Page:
29th Ward residents invited to propose how to spend $450,000

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Ald. Chris Taliaferro points out one of the three areas of the 29th Ward. Residents from each area are being asked to help select a total of $450,000 in projects.

Austin residents are invited to participate in this year’s participatory budgeting cycle. The annual process lets ward residents ages 14 and up decide how to spend a portion of the aldermanic menu money.

At a meeting earlier this week, Ald. Chris Taliaferro (29th) said his office has allocated $450,000 for participatory budgeting. The money will be divided in three areas to fund community projects proposed by residents in the north, central and south parts of the 29th Ward.

Residents can propose ideas to beautify or improve community areas and streets, Taliaferro told nearly 20 residents who attended the Nov. 14th meeting.

“Community development starts conversations,” Taliaferro said, adding these are the types of projects residents are encouraged to propose. “It starts giving people the pride to live in the neighborhood.”

Street resurfacing or sidewalk improvements will not be considered, as they will be funded with the remaining menu money, city and TIF funds, he said.

This is a change from 2022 when residents voted on how the ward would spend $1 million from aldermanic menu money. That year, residents determined how much would be dedicated to street resurfacing in addition to proposing and choosing community projects.

In another change, residents will not be able to propose projects across Austin. Instead, residents will be able to propose and vote on community improvement projects for the area where they live – north, central or south. Students attending schools in these areas will also be invited to vote, Taliaferro said.

A team of volunteer residents will lead efforts in each section to get residents involved. Each group will organize outreach efforts, gather residents’ ideas and determine if they are viable, with support from the alderman’s office.

With these changes, the alderman’s office hopes to increase participation across the ward and implement projects across Austin.

“We have to get a lot of folks involved,” Taliaferro said. “We’re excited about it because we’re trying something new.”

Austin resident Keli Stewart suggested creating dedicated committees to coordinate schools’ participation or lead marketing strategies to reach more residents. These ideas could be implemented next year, Taliaferro said.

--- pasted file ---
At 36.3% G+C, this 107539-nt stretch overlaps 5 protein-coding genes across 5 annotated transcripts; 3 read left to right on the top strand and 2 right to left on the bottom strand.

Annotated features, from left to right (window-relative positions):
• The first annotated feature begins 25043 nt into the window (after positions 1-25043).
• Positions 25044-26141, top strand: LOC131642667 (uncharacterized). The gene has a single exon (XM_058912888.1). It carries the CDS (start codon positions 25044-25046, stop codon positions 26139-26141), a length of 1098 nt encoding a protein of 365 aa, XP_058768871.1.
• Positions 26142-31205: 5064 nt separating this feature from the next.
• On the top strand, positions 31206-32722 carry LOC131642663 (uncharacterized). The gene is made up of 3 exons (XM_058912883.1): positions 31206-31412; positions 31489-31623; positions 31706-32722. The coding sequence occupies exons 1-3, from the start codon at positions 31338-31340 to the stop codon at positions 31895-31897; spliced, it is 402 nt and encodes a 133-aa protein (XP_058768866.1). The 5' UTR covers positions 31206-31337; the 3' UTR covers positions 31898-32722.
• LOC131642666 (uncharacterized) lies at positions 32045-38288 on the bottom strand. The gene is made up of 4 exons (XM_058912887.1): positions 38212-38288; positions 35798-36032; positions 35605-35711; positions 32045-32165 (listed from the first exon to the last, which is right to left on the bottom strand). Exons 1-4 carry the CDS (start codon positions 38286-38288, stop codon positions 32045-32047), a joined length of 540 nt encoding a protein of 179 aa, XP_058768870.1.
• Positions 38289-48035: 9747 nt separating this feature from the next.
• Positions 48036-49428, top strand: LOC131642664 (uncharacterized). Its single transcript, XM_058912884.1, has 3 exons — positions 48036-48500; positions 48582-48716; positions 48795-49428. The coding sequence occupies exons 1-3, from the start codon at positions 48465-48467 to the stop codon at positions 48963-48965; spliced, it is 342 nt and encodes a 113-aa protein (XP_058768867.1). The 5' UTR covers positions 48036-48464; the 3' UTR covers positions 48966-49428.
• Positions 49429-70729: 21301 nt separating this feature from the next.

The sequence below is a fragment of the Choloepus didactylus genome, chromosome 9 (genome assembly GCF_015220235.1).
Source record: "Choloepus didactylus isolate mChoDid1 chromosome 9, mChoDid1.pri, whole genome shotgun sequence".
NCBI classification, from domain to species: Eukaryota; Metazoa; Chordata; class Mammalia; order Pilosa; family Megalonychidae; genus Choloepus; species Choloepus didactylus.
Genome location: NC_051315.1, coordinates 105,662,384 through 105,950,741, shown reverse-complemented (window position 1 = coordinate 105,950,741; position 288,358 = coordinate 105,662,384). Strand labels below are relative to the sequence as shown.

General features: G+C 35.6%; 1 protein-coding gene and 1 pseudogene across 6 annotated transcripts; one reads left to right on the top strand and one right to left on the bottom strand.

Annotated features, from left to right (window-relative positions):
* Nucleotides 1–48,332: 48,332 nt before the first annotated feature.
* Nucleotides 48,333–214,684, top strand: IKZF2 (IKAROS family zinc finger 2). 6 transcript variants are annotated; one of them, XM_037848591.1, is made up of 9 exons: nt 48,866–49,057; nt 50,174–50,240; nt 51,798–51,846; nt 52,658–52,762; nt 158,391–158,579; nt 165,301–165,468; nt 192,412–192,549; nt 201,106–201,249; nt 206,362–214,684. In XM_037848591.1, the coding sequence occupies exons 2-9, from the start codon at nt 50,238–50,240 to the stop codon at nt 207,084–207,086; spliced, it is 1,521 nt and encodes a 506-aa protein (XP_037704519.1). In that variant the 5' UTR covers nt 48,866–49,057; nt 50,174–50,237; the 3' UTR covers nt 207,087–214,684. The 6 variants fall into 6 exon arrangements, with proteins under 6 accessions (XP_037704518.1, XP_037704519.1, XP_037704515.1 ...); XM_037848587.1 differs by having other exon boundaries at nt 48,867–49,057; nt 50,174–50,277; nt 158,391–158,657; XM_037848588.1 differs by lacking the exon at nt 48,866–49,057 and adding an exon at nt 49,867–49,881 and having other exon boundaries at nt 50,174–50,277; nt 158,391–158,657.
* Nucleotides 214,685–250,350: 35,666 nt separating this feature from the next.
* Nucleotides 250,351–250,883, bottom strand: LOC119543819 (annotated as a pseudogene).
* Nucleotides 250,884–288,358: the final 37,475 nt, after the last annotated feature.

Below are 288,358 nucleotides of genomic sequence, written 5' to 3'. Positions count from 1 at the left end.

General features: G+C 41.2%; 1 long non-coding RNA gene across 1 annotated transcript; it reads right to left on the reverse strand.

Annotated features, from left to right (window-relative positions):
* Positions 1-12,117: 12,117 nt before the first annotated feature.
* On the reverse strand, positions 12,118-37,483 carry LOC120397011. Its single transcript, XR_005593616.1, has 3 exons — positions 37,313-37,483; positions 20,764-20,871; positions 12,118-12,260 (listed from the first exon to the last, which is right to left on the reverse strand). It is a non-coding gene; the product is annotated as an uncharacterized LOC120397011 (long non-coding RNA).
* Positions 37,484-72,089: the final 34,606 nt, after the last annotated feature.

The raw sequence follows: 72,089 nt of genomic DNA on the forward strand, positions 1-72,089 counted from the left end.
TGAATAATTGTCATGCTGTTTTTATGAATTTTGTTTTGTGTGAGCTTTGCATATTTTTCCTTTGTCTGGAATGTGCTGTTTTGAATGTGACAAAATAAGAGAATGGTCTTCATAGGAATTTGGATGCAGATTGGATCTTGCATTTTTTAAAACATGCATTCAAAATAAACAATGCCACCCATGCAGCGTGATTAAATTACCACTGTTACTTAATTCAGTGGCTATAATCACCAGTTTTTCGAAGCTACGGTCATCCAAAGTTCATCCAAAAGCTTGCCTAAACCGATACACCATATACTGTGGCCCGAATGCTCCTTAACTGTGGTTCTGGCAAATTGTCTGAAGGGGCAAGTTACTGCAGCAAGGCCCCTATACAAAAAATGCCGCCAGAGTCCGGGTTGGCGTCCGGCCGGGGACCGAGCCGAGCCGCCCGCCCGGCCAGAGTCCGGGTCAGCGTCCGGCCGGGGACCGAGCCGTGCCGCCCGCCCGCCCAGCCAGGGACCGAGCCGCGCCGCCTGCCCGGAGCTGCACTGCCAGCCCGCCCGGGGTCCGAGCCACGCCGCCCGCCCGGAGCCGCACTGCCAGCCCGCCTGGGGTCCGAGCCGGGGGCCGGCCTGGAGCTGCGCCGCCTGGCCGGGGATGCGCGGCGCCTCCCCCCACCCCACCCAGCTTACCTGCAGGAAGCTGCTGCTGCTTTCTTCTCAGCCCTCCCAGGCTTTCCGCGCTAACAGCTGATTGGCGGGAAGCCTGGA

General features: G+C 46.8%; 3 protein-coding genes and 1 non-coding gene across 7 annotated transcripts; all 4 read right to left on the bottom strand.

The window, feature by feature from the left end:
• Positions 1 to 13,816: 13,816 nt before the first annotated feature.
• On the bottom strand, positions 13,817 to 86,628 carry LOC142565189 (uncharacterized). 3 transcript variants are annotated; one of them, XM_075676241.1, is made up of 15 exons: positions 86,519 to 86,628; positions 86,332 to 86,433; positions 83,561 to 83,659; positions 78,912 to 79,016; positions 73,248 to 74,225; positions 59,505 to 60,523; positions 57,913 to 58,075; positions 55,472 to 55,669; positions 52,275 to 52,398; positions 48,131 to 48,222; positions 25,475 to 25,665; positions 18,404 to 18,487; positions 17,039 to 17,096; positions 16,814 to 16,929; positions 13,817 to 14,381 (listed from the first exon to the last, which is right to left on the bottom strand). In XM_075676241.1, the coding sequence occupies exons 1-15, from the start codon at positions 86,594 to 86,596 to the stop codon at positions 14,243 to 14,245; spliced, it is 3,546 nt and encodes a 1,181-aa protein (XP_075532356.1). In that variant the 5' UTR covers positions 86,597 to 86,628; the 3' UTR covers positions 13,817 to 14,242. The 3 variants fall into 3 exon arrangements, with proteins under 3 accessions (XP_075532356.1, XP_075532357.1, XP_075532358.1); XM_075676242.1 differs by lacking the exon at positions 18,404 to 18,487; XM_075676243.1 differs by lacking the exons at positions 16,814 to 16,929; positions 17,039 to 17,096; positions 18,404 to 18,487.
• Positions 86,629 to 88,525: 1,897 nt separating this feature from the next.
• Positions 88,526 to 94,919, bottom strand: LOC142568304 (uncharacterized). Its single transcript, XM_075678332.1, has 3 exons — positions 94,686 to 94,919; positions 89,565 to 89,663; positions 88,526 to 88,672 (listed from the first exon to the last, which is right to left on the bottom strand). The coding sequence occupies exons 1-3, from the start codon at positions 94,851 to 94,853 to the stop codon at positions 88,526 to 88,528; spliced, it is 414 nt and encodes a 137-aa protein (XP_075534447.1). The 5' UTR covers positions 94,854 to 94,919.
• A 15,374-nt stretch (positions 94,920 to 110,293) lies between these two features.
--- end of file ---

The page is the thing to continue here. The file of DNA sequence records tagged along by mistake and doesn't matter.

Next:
Tentatively, the ward’s sections and leading teams consist of the following:

  • North section: the area between School Street to Austin Boulevard, c0-led by residents Steve Green and Vee Thomas.
  • Central section: the area from Austin Boulevard to Lake Street, co-led by Mary Cole and Maria Sorrell.
  • South section: the area from Lake Street to Roosevelt Road, co-led by Angela Savage, Tina Augustus and Beverly Howard.

After each group collects ideas from residents, they will be submitted to the Chicago Department of Transportation. The city agency will determine estimated project costs and feasibility, a process that could take up to 90 days. Afterward, residents will vote and choose the projects they want to see implemented.

Voting would take place in early to mid-March. When voting, residents will have the option to rank the top three or four projects in their area. Depending on the winning projects’ costs, more than one project could be funded as long as total costs don’t surpass $150,000 per ward area.

“We have to have an aggressive schedule because we like to get these projects submitted prior to construction season starting, which is generally in April,” Taliaferro said.

Projects that have been funded in the past include community gardens, murals, street identifiers and fitness courses.

Here are the projects that were selected in 2021 and in 2018. And here are the projects that were chosen in 2016, the first year participatory budgeting was done in the 29th Ward.

All ideas are welcome, yet they will need to be evaluated to ensure that once implemented, the project will be sustainable.

For instance, the South Austin Neighborhood Association proposed the creation of the Veteran’s Peace Garden, partly funded through aldermanic menu funds. SANA is responsible for taking care of the garden.

Residents interested in leading efforts in their neighborhood area or participating in the participatory budget process can contact Anita Hayes, director of infrastructure of the 29th Ward office at (773) 237-6460 or anita.hayes@cityofchicago.org

Another community meeting about participatory budgeting will be held by the end of November or early December, Taliaferro said. The final date will be announced by the 29th Ward’s office.

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